Remembering the Nash Metropolitan, the Car That Swam Against the "Bigger Is Better" Tide

1956 Nash Metropolitan 18 photos
Photo: Nash Motors
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The 1950s and 1960s are regarded as the golden decades of the American automobile. The cars became bigger and more luxurious and engines became larger and more powerful. But while the Big Three were following the "bigger is better" philosophy, Nash Motor Company decided that America needed an economical transportation alternative. And the Metropolitan was born.
Established in 1918, Nash was one of the very few independent carmakers that survived the Great Depression. In 1949, it introduced the innovative Airflyte, which spawned the Ambassador luxury full-size. It was followed by the introduction of the Rambler, the first post-WW2 compact, and the Nash-Healey sports car in 1950 and 1951, respectively.

But Nash didn't stop there. As vehicles from the Big Three were becoming bigger and more powerful, company executives began working on a car smaller than the Rambler that would compete with the likes of the Volkswagen Beetle.

The project led to a manufacturing collaboration with U.K.'s Austin and the birth of the Metropolitan. Launched in 1953, a year before Nash and Hudson merged to create American Motors Corporation (AMC), the Metropolitan became America's first subcompact car.

Designed in the United States and assembled in England, the Metropolitan was a rather quirky idea for the American marketplace. While it resembled the "bathtub" design of the massive Ambassador, it had a significantly smaller footprint at only 149.5 inches (3,797 mm) long.

1954 Nash Metropolitan
Photo: Nash Motors
The Metropolitan was actually a full 11 inches (279 mm) shorter than a Volkswagen Beetle, which was unheard of for an American vehicle at the time.

But unlike the latter, the tiny Nash used a conventional layout with a front-mounted engine that powered the rear wheels. On the other hand, Nash opted for a unibody design, which was still new at the time, when most manufacturers were still using a body-on-frame construction.

Under the shell, the Metropolitan was pretty much an Austin, as the British firm supplied both the suspension and the drivetrain. So while most Nash production cars came with inline-six engines, the Metropolitan relied on a British-built four-cylinder.

The subcompact debuted with a BMC B-series 1.2-liter mill. Shared with the Morris Cowley and Austin A40, it delivered only 39 horsepower. Although it may seem laughable even for mid-1950s standards, it was enough to push the 1,800-pound (816-kg) Nash to a top speed of around 70 mph (113 kph).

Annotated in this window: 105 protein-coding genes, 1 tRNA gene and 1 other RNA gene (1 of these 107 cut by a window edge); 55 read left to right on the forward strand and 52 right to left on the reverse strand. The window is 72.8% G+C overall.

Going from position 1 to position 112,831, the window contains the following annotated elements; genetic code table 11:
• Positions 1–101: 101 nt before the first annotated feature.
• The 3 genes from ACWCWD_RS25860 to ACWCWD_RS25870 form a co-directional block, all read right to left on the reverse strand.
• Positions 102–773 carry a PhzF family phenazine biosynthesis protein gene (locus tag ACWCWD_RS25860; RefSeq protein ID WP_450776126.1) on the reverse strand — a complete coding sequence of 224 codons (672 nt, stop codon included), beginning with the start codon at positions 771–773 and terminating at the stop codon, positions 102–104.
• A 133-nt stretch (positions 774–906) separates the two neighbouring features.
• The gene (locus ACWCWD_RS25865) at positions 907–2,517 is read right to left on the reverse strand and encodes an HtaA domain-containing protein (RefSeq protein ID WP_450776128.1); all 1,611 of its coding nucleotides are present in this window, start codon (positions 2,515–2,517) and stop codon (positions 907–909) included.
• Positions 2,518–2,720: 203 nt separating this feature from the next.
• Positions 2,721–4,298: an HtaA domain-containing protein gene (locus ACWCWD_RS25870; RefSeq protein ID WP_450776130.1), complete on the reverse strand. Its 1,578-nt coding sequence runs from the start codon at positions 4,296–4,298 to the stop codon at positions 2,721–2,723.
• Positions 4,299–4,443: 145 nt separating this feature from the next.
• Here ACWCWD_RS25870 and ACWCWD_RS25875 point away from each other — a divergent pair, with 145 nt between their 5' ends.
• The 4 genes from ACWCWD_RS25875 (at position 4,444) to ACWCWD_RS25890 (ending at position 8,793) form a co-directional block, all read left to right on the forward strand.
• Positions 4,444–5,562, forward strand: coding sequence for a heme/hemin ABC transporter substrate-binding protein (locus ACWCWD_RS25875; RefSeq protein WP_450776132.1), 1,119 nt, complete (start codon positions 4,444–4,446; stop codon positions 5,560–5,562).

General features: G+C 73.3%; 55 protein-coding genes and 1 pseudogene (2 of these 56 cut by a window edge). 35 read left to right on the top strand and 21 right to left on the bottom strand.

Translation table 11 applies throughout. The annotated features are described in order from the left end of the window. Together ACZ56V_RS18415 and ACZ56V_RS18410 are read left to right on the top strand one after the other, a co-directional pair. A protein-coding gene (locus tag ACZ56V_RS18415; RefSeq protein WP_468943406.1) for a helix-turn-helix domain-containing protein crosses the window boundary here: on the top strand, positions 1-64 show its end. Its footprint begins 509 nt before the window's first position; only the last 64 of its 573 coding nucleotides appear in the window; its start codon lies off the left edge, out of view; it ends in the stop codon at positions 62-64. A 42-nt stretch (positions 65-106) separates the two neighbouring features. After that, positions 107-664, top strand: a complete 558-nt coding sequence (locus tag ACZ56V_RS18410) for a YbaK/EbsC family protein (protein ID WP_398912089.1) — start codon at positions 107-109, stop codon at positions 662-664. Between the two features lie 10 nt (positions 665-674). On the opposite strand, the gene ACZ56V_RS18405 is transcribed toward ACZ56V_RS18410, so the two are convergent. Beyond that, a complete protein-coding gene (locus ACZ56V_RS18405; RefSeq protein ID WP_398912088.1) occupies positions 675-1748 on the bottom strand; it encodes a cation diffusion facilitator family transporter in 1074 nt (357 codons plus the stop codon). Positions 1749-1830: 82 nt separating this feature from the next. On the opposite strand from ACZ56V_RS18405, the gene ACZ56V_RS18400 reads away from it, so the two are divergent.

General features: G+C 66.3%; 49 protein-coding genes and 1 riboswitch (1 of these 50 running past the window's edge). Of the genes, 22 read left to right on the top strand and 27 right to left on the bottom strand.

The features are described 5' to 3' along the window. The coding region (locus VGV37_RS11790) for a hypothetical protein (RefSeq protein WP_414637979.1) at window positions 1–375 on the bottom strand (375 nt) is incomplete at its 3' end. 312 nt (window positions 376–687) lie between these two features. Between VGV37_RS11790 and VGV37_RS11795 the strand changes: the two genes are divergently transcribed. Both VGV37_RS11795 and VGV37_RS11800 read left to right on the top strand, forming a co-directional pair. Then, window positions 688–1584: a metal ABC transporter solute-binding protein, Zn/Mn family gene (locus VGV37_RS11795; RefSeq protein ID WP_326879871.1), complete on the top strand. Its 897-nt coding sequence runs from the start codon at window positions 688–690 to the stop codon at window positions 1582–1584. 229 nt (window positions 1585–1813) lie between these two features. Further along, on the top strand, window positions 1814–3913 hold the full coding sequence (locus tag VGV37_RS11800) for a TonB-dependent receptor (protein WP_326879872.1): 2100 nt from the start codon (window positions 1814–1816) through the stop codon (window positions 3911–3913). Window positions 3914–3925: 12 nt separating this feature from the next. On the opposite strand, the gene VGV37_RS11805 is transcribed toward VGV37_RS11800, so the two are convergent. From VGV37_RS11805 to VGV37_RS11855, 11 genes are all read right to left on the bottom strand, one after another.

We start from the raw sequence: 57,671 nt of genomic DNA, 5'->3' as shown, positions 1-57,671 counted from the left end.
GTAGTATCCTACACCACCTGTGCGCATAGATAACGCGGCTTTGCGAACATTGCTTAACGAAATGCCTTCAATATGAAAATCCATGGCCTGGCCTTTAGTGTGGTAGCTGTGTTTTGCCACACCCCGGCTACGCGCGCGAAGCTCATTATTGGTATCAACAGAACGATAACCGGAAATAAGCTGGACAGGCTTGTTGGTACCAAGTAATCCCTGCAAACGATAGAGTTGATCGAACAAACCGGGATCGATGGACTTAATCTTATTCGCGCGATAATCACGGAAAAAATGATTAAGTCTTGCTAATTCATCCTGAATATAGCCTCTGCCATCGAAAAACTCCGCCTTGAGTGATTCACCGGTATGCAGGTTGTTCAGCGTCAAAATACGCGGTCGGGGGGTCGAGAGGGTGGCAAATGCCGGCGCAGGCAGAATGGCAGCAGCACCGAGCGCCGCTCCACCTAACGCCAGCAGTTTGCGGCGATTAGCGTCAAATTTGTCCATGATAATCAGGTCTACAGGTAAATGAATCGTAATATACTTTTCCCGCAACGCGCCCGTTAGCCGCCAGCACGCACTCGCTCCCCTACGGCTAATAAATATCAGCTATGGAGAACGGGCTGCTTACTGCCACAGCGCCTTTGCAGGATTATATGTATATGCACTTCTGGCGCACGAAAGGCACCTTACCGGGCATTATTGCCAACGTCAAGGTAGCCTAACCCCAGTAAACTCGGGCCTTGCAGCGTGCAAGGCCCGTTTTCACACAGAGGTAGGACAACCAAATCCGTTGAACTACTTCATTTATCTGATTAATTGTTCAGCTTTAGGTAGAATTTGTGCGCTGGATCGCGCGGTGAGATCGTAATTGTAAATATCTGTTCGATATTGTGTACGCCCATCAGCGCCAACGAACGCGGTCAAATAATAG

1955 Nash Metropolitan
Photo: Nash Motors
The Metropolitan charged from 0 to 60 mph in 22.4 seconds. Painfully slow, yes, but still notably quicker than the Beetle.

In 1955, Nash upgraded the Metropolitan to a 1.5-liter four-pot. Good for a more appealing 55 horsepower, it enabled the two-door to hit a top speed of more than 80 mph (129 kph). Both mills allowed the Metro to run on low-quality gasoline and mated to three-speed manual gearboxes with the shifter mounted on the steering column.

But while it was far from fast, the Metropolitan returned tremendous fuel economy. Long-term tests of the era revealed a mileage of almost 40 mpg at 45 mph (72 kph) and 30 mpg in city traffic.

An official 24-hour, non-stop mileage test, saw the Metropolitan return 41.57 mpg at an average speed of almost 35 mph (56 kph).

1956 Nash Metropolitan
Photo: Nash Motors
Nash offered both coupe and convertible versions of the Metropolitan, all available in a variety of two-tone paint schemes. Impressively enough, the subcompact also came with standard features that were optional on most vehicles of the era. The list included electric windshield wipers, interior lighting, a Continental tire kit, AM radio, and a cigarette lighter.

Although it never reached the popularity of Detroit-made compact cars, the Metropolitan remained in production for almost 10 years, with the final car assembled in 1962.

The Metropolitan was also sold as a Hudson and, after AMC dropped both the Nash and Hudson company names in 1957, it was marketed as a stand-alone brand and sold through Rambler dealers.

After a few successful years with more than 10,000 units per year delivered, the Metropolitan became a slow seller in the early 1960s, faced with competition from then-new compact cars from the Big Three.

1954 Nash Metropolitan
Photo: Nash Motors
The fact that AMC's very own Rambler American, which offered seating for five people, was only $100 more expensive also led to the Metro's demise.

American Motors pulled the plug on subcompact in 1962, after almost 95,000 units sold in the United States and Canada.

One of the very few cars that swam against the "bigger is better" trend of the 1950s, the Metropolitan enjoys a cult following.

Some think it's a cute car, while others find it downright ugly to look at. But most agree that the Metropolitan was ahead of its time and performed well against subcompact imports.

Some 60 years later and these once-affordable "mini tubs on wheels" can fetch more than $35,000 in Concours-ready condition.
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About the author: Ciprian Florea
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Ask Ciprian about cars and he'll reveal an obsession with classics and an annoyance with modern design cues. Read his articles and you'll understand why his ideal SUV is the 1969 Chevrolet K5 Blazer.
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